The Transportation Security Administration is the all-knowing, all-seeing federal agency in charge of taking our shoes off at airports — and our heroic leaders there have recently rooted out a treasure trove of invaluable data. Unfortunately, it’s not information about some secret cell of terrorists — it’s a trove of your personal information and mine.
If you flew in June 2004, TSA snoops now have a file on you — even though Congress specifically told them not to collect such data. Agency officials promised that they wouldn’t, but TSA secretly did it anyway, amassing such passenger records as our names, phone numbers, and credit-card info.
Worse, the TSA contracted the data tabulation to a private corporation, which used other databases to compile full profiles on us, including home addresses, spouses, and — be very worried — the exact latitudes and longitudes of our homes! There’s a law against secret government databases, and TSA earlier pledged to Congress that it would not store commercial data on air passengers — but there the info is, stored in TSA computers.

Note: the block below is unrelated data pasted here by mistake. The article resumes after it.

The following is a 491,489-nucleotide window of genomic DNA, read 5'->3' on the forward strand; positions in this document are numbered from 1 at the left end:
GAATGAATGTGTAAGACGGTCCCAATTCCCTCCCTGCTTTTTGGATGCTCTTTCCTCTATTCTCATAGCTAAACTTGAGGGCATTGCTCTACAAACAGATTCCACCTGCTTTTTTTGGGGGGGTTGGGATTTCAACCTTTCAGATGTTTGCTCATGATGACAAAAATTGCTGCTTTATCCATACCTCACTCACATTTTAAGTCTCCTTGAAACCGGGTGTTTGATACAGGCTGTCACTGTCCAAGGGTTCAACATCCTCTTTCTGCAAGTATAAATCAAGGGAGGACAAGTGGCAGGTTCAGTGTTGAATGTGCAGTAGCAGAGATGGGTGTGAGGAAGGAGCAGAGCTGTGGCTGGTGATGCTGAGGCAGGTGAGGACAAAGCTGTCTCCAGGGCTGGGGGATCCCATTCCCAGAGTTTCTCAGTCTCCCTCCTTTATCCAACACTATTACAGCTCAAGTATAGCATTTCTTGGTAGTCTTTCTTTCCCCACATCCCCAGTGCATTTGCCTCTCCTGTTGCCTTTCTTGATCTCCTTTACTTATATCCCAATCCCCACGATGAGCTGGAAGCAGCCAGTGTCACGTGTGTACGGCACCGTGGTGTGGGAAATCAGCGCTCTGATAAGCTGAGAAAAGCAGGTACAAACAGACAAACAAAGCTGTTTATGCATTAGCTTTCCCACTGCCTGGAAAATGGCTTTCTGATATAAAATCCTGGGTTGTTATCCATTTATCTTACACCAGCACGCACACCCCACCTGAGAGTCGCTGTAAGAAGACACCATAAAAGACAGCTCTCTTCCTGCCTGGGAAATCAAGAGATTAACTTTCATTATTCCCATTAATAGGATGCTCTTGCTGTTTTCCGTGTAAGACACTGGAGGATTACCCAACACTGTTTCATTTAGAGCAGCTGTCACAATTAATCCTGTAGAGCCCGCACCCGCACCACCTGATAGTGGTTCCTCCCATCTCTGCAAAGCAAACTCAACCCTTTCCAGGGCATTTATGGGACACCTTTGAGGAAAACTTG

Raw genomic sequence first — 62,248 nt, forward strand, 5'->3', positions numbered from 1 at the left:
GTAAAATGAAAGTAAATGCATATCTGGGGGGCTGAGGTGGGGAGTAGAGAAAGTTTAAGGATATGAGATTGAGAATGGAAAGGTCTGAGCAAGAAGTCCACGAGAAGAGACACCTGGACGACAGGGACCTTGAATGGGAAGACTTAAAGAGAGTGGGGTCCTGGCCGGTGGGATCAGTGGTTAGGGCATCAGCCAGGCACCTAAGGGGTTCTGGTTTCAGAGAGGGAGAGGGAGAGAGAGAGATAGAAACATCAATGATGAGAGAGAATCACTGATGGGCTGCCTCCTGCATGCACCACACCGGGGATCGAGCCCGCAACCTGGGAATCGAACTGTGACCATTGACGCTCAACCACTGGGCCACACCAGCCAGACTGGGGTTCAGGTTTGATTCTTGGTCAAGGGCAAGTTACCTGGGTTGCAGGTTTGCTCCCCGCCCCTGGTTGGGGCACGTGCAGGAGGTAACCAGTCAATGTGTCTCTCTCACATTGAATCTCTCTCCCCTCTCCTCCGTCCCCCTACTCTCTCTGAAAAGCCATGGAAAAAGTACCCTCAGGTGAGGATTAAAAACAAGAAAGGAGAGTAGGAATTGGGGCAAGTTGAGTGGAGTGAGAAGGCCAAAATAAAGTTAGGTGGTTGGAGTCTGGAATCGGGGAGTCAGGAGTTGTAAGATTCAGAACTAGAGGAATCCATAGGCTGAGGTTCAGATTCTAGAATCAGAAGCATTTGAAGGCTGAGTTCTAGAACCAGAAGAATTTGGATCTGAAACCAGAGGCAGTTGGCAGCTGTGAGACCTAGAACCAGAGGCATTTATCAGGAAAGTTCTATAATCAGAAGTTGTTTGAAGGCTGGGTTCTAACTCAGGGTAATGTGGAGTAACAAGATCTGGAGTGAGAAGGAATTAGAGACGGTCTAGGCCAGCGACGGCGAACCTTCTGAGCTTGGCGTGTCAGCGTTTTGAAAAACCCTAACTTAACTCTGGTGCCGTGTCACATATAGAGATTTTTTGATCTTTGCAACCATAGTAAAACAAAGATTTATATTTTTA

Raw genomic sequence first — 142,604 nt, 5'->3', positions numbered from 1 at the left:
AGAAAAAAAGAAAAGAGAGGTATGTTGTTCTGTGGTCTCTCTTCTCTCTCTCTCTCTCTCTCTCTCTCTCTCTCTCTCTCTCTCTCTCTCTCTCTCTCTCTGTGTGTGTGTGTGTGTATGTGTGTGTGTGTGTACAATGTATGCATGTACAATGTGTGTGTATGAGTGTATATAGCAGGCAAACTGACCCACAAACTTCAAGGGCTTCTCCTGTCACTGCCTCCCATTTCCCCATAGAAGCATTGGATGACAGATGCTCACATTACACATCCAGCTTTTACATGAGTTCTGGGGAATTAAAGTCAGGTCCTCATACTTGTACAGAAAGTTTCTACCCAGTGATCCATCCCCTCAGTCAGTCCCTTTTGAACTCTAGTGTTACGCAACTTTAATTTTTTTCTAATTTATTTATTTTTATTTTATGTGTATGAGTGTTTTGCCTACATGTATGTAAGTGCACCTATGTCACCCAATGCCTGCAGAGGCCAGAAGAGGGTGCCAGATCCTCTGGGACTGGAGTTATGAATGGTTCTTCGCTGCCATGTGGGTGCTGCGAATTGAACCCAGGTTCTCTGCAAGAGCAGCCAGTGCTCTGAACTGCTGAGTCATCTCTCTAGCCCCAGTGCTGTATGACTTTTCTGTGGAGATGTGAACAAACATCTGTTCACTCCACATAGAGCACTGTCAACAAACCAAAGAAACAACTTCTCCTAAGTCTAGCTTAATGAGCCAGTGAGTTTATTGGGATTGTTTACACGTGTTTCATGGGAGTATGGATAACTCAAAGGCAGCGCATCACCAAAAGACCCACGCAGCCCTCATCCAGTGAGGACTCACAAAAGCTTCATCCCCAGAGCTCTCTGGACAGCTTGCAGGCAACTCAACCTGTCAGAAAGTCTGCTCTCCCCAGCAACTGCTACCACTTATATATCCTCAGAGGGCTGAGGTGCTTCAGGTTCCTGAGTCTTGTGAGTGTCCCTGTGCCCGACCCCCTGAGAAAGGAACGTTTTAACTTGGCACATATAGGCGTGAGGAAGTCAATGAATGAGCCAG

Not to worry, say the Bushites in charge, for this is just a test of a new ID-verification system. Even if the TSA broke its promises, tried to circumvent the law, and failed to produce a system that won the required approval of the Government Accountability Office, the Bushites insist that they can be trusted with people’s personal data because the ID system “is built on an airtight privacy platform.”
Do you have “sap” written on your forehead? These people thumbed their noses at Congress; why would they let some bureaucratic privacy code stop them from ransacking our personal information? Instead of being trusted, they ought to be prosecuted.